Trafalgar Square, London: it was 2005 when a 15-ton statue of white marble from Pietrasanta, almost four metres tall, made its way in between the fountains and Admiral Nelson’s pigeons. And although this space in the square has received a work of contemporary art in rotation since 1998, this time a scandal broke out. For the statue Alison Lapper Pregnant by the English artist Marc Quinn portrays a particularly disturbing woman: the eight-and-a-half-months pregnant nude model is in fact phocomelic. What is disturbing is not the pregnancy shown in its full explosion and perhaps not even her disability in itself (the Admiral close by, firmly on his column, has an arm missing), as much as the view of a woman with a serious physical disability who is proudly becoming a mother.
If Quinn has disturbed the public with his art for years (in 1991 he presented a sculpture of his head made with his own deep-frozen blood), there is also an intention to disturb on the part of Alison Lapper, a model with no arms and with very short legs, obviously not independent, who spent hours and hours motionless, able only to drink, smeared in vaseline and coated in plaster. Indeed the young woman herself is an artist who has chosen to express herself and her poetry in clear, modern and non-conventional forms.
It was in 1965 when the “baby girl with flippers” was born in Burton upon Trent, Staffordshire: she looked like a Thalodomide victim but in fact the newborn Alison had phocomelia, a serious congenital malformation which prevents the limbs from developing normally. Rejected by her parents (over the years her attempts at becoming closer to them all ended badly), she grew up – among various forms of abuse – in institutes for people with disabilities which she left as soon as she could, moving to London when she was just 18 years old. Here, with great determination she succeeded in living and in earning her own keep.
She married but shortly afterwards – reacting to the cruelties of a normal-bodied husband – she asked for and obtained a divorce. This young woman who finds in art the courage to face humiliations and obstacles is strong. She was not satisfied with the undeniable talent that she had, but studied: first, at the age of 19, she obtained a diploma at the Heatherley School of Art; then, when she was 26, she qualified at the University of Brighton.
Alison’s race is unstoppable. Having refused artificial limbs which make her feel truly disabled, she works with her mouth – as a teenager she was invited to be a member of the Mouth and Foot Painting Artists Association, of which she is still a very active member today. And so, over the years, Lapper has exhibited not only in English galleries and in individual and collective exhibitions; she teaches art to people with disabilities; she gives interviews and writes (her autobiography My Life in My Hands was published in 2005). In any case she gets herself talked about.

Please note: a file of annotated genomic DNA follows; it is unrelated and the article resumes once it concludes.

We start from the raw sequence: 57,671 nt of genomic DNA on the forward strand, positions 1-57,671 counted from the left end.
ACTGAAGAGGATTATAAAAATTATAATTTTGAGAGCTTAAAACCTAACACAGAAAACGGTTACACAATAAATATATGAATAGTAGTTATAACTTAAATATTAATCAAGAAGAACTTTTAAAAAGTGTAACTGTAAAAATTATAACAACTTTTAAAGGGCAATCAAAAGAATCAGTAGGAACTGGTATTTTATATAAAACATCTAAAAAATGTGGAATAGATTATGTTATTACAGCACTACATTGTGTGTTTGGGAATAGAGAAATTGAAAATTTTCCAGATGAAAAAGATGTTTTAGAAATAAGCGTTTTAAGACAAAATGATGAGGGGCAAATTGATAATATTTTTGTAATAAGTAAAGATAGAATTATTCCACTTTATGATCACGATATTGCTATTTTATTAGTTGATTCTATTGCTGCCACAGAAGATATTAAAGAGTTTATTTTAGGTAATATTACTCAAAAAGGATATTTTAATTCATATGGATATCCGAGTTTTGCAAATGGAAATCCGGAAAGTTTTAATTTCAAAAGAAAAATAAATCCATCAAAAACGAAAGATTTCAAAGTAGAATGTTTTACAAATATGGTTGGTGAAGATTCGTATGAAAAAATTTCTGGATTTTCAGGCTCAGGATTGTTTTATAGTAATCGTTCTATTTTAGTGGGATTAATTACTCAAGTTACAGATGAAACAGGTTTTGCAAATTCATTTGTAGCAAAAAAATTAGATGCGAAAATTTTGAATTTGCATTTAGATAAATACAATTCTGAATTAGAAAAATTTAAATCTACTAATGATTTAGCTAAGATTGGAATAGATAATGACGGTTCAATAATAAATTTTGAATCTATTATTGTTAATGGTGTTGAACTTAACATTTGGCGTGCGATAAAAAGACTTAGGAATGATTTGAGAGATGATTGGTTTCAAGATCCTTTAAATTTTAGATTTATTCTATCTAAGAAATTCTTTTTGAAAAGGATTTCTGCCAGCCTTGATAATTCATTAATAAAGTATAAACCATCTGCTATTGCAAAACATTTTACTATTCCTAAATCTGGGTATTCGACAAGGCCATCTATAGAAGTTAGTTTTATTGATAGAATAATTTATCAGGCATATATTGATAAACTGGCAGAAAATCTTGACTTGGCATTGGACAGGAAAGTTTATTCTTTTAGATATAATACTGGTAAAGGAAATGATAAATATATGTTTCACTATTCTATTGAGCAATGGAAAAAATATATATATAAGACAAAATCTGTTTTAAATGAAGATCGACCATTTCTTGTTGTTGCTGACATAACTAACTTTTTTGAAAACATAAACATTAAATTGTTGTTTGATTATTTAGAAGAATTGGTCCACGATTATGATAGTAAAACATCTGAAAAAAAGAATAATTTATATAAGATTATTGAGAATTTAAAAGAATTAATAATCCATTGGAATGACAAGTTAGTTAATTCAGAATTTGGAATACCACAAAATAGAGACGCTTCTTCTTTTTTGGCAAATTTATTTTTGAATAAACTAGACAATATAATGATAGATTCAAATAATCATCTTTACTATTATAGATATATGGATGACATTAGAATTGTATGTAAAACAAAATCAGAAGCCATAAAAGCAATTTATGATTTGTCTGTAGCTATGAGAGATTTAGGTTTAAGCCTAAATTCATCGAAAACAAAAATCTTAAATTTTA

In 1999, when after numerous miscarriages she no longer had any hope of having a child, she became pregnant, single and with disabilities: “The sentence had been pronounced”, Lapper recounted in the Trafalgar days, “I should not have become a mother. And then, if I had to show myself, let it be nude, pregnant and proud”. There was no room for doubts, fears or worries (at least in public). The pregnancy went ahead, and the birth too.
Challenging the five per cent probability of inheriting his mother’s malformation, Parys – at the centre, with another 25 children of the new millennium, of the BBC project Child of Our Time – inherited instead her deep blue eyes. Another statue by Quinn, Alison Lapper and Parys (2000), immortalizes them head on: the child, in the explosion of his infancy, sits round and chubby in the lap of his mother whose face is now serene, with the hint of a smile, placid and proud.
The art of Alison Lapper – who works with discipline in her studio until five o’clock each day – is multifaceted. It is structured in photographs, installations, pictures and digital images: not only are the colours bright and flashing, but even the alternations of white and black communicate colour, force and life. If her muse is the Venus of Milo – in whose combination of beauty and absence, asymmetry and perfection, the woman Lapper is reflected like an echo – the artist Lapper investigates reality starting from herself, and from the way in which the world perceives her. In a continuous play between normality and deformity, between determination and irony, Alison (either as the subject of the photograph or as the eye of the painter) is at the centre of her works, never taken for granted and never excessive.
Passing through Trafalgar Square it was impossible not to see Lapper’s statue for the two years in which she remained there triumphantly in the heart of London. Today it is impossible not to see how that subject of art continues to release energy when she makes herself the producer of art. She is a classic figure; her own body (sometimes nude, sometimes profanely over-bedecked) and her own gallery of works.
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